Protestant Theology in the Nineteenth Century

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Wm. B. Eerdmans Publishing, 17 de jul. de 2002 - 652 páginas
Introduction by Colin E. Gunton

Interest in Karl Barth is running at unprecedented levels in the English-speaking world, and it is high time that his excellent survey of formative eighteenth- and nineteenth-century Protestant thinkers be made available again to theological students and general readers.

Featuring an extensive introduction by Colin E. Gunton that recontextualizes and reintroduces Barth's work for a new generation, this book provides a superb review of the shapers of modern Protestant thought and practice. Barth offers insightful readings of all the most significant figures of the modern period -- Rousseau, Lessing, Kant, Hegel, Schleiermacher, Feuerbach, Ritschl, and others -- as well as several lesser-known thinkers. Also included here are Barth's preface to the original 1946 German edition and a translation of his hard-to-find essay "On the Task of a History of Modern Protestant Theology."

In addition to providing insight into some of the church's seminal theologians, this volume offers an excellent look at Barth himself. In capturing Barth's personal views on doctrine, the church, and intellectual history, the book also provides valuable background reading for those studying Barth's own theology.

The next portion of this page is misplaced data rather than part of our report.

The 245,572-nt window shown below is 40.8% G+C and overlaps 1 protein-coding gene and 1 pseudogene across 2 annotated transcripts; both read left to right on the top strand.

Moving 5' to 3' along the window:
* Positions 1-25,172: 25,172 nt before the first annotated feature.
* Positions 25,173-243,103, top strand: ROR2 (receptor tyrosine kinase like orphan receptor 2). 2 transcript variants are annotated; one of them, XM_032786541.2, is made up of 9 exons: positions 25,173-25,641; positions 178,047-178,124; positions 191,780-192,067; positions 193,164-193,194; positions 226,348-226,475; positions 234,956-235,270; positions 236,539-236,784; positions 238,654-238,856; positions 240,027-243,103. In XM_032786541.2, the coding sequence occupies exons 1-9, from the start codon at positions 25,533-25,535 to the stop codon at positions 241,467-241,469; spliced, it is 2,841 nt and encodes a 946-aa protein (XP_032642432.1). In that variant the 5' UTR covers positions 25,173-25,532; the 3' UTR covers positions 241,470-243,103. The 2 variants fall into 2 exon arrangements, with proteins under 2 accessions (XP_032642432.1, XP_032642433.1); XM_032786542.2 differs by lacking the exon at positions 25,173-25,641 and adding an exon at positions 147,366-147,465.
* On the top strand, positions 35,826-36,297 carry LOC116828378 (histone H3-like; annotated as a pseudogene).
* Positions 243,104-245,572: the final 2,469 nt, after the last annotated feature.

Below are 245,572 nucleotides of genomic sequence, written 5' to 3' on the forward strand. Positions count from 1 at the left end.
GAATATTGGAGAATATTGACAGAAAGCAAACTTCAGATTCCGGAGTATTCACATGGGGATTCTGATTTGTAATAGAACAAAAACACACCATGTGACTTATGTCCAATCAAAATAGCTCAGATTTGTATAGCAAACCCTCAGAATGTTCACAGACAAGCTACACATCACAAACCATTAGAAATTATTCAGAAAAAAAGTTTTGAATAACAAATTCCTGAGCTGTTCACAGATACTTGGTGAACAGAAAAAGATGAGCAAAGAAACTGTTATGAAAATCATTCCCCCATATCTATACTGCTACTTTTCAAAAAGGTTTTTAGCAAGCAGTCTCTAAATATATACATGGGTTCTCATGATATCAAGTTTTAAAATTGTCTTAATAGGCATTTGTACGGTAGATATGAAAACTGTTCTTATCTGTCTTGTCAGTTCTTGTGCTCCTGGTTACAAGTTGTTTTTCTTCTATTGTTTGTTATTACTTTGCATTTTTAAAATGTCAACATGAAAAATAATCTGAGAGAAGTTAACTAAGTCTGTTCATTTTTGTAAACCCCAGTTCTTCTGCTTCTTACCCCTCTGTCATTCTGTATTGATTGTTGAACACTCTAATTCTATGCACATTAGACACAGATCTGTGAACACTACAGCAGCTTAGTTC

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LibraryThing Review

Comentário do usuário  - zappa - LibraryThing

There is a rider to the title of this book that is implanted firmly, emphatically almost, in the subtitle: "its background and history". Labour through this book (and it should be a labour of love ... Ler resenha completa

LibraryThing Review

Comentário do usuário  - Michael_Godfrey - LibraryThing

There is a rider to the title of this book that is implanted firmly, emphatically almost, in the subtitle: "its background and history". Labour through this book (and it should be a labour of love ... Ler resenha completa

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Página 22 - Absolutism' in general can obviously mean a system of life based upon the belief in the omnipotence of human powers. Man, who discovers his own power and ability, the potentiality dormant in his humanity, that is, his human being as such, and looks upon it as the final, the real and absolute, I mean as something 'detached...

Sobre o autor (2002)

(1886 1968) Karl Barth was professor of dogmatic theology at the University of Basel, Switzerland. He is considered by some to be the greatest Protestant theologian of the twentieth century and possibly the greatest since the Reformation. Among his most famous works are Church Dogmatics and The Epistle to the Romans.

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